By IHE Fellow Laura E. Masur
Archaeological research is a fascinating but painstaking process. After excavating and documenting an object, the archaeologist asks, what is it? Why did it end up in the ground? What did it mean to the people who used it? Sometimes the answer is simple. But often, the artifacts tell us intimate stories about belief and belonging in the past.
John Lewger was the first head of household at St. John’s freehold, located outside of Maryland’s first capital at St. Mary’s City. He had a complicated relationship with religion, baptized in the Church of England and ordained an Anglican priest in 1625. After deep reflection, he converted in 1635 to Roman Catholicism and was employed by Cecil Calvert as the Secretary of Maryland by 1637. The following year, Lewger, his wife Anne, their son John, and seven servants settled into their large house at St. John’s. Before the house was finished and the floor laid, someone placed a glass palm rosary in a construction ditch, inside the structure’s stone wall.
The placement of this rosary followed an ancient British tradition used to ward off evil and protect inhabitants of a structure by setting objects near its foundation. The St. John’s rosary, and other archaeological examples from medieval England and Scotland, held power because of their association with saints, a priest’s blessing, or substances like jet or amber. A contemporary Jesuit account illustrates this power: in 1640, a colonist desecrated “Ave Maria Beads” and was subsequently killed by a shark. In the new and hostile world of colonial Maryland, protection was particularly important to those living at St. John’s.
English colonists at St. Mary’s City and Jamestown were not the only residents of colonial America to use rosary beads. Rosaries and rosary beads from eighteenth-century American Indian burials in Pennsylvania show evidence of intentional modification. One Susquehannock burial at eighteenth-century Conestoga Town contained a fragmentary rosary of forty-two faceted blue glass beads connected by metal loops, but with the crucifix replaced by a coin or commemorative medal depicting King George II and Queen Caroline of Great Britain.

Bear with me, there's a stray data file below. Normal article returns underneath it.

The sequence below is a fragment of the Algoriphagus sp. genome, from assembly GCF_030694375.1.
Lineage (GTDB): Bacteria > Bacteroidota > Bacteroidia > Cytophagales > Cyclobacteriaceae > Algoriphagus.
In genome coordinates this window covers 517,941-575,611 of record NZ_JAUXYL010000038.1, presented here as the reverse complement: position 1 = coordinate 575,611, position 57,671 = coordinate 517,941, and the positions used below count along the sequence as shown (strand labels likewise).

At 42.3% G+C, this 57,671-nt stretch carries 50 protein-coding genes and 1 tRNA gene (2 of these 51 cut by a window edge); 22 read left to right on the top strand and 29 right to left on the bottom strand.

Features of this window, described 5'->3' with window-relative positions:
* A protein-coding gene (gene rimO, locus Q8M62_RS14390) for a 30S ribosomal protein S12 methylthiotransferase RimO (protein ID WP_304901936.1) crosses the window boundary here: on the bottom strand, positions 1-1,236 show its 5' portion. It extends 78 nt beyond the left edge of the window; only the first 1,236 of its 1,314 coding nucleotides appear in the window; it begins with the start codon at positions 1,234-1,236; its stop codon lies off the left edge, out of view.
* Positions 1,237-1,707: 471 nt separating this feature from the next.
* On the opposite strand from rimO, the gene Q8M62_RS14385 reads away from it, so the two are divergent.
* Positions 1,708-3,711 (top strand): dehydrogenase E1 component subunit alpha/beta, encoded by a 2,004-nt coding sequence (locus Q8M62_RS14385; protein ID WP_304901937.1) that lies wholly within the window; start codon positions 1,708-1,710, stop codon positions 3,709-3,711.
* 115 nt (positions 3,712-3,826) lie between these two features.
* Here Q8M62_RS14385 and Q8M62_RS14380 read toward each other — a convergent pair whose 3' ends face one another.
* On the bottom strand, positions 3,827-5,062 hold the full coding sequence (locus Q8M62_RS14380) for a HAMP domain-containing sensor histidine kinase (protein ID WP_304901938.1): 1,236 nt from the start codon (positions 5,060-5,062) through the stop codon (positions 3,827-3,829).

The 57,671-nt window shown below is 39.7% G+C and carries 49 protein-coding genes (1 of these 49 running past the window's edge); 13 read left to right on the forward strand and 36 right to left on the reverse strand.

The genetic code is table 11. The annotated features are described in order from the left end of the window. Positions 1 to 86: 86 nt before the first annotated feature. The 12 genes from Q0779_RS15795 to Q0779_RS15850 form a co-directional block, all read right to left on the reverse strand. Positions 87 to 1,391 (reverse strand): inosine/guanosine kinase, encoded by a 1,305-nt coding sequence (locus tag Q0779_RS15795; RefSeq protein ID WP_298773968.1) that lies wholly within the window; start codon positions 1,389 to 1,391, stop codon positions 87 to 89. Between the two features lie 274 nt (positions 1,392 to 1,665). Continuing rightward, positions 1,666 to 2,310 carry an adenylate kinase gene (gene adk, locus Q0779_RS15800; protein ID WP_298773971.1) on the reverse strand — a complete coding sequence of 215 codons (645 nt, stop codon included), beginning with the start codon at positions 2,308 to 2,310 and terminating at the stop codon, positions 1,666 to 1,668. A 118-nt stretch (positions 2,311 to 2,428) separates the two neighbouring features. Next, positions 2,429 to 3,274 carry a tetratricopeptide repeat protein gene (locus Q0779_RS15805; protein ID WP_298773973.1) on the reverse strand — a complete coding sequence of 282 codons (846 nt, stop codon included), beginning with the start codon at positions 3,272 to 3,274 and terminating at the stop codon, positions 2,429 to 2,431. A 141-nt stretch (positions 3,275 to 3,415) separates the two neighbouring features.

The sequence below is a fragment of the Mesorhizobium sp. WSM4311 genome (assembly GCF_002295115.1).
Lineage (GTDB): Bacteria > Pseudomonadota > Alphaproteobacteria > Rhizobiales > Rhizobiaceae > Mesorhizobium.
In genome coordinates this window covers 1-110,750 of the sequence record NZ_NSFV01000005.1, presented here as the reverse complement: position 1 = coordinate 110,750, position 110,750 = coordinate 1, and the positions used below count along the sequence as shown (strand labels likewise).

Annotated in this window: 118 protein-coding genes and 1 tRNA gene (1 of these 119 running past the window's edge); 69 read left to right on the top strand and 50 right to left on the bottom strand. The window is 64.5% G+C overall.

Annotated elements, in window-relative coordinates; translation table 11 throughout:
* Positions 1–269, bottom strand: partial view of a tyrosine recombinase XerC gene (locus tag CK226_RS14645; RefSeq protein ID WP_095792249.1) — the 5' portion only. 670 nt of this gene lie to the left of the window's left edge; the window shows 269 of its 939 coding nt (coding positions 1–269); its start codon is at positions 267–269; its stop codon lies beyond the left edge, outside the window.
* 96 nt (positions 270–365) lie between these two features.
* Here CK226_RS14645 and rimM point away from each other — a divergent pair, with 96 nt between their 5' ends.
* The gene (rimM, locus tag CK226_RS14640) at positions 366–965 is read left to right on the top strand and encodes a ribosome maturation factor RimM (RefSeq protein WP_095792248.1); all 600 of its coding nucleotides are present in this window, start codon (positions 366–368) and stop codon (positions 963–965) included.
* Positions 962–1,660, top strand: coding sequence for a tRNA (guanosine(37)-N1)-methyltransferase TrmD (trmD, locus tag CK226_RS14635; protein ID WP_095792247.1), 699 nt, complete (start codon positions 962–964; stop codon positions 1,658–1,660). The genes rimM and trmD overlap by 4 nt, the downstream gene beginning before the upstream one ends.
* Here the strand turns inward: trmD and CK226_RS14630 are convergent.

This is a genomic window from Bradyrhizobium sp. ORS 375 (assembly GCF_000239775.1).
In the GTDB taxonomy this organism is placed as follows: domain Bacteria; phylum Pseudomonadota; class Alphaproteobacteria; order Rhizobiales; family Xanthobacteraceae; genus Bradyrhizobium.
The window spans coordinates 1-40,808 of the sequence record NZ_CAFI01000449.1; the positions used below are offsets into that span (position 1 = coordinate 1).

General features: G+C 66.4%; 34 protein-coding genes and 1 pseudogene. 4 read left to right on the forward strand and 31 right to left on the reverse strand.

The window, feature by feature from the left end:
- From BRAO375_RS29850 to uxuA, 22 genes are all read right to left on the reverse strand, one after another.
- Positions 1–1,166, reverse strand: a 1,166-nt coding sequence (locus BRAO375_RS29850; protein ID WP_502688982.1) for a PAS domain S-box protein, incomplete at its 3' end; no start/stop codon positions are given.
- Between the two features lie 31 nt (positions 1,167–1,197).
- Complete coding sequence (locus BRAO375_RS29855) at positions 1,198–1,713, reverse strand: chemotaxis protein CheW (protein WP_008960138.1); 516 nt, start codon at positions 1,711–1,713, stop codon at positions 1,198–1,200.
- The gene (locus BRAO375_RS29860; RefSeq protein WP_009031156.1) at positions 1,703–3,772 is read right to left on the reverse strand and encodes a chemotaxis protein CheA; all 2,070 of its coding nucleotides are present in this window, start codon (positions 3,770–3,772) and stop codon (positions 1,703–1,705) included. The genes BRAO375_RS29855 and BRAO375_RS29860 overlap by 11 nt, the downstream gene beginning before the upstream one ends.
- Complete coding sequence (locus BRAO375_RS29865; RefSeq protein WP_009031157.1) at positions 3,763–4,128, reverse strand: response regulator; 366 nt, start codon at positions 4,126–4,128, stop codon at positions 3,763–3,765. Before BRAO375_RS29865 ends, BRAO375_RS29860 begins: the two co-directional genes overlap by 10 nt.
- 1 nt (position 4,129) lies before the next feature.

A necklace of the same faceted blue glass beads, strung with a copper alloy crucifix and plain copper-alloy finger rings, was excavated from a Piscataway burial at nearby Conoy Town. Similar necklaces were excavated from numerous other interments at Conoy Town. The modified rosary and rosary-like necklaces underscore how Susquehannocks and Piscataways in Pennsylvania adapted this European Christian form to fit their own belief systems and cultural needs.
A century later, rosaries were important devotional tools for Maryland’s Black Catholic community. Between 1870 and the early twentieth century, an African American woman named Elizabeth Hawkins lived at Northampton Plantation Slave Quarters with her husband Robert. Lizzie and Robert’s daughter Rosa was baptized at nearby Holy Family Catholic Church, established by the Jesuits as a mission to African American tenant farmers. A fragment of a bone rosary and an associated Stanhope cross were excavated from Northampton, a testament to the faith of Lizzie, Robert, Rosa, and the site’s other inhabitants.
United through their use of rosary beads, the Lewgar family, the Hawkins family, and unnamed Susquehannocks buried at Conestoga Town are all important figures in the history of the Catholic Church in the United States. Not all people are equally documented in the historical record. But all people — Black and white, wealthy and poor — create and use material objects. The importance of divine presence in Catholic belief and practice makes Catholicism uniquely present in the archaeological record of American Catholicism.
Laura E. Masur is a professor of anthropology at The Catholic University of America.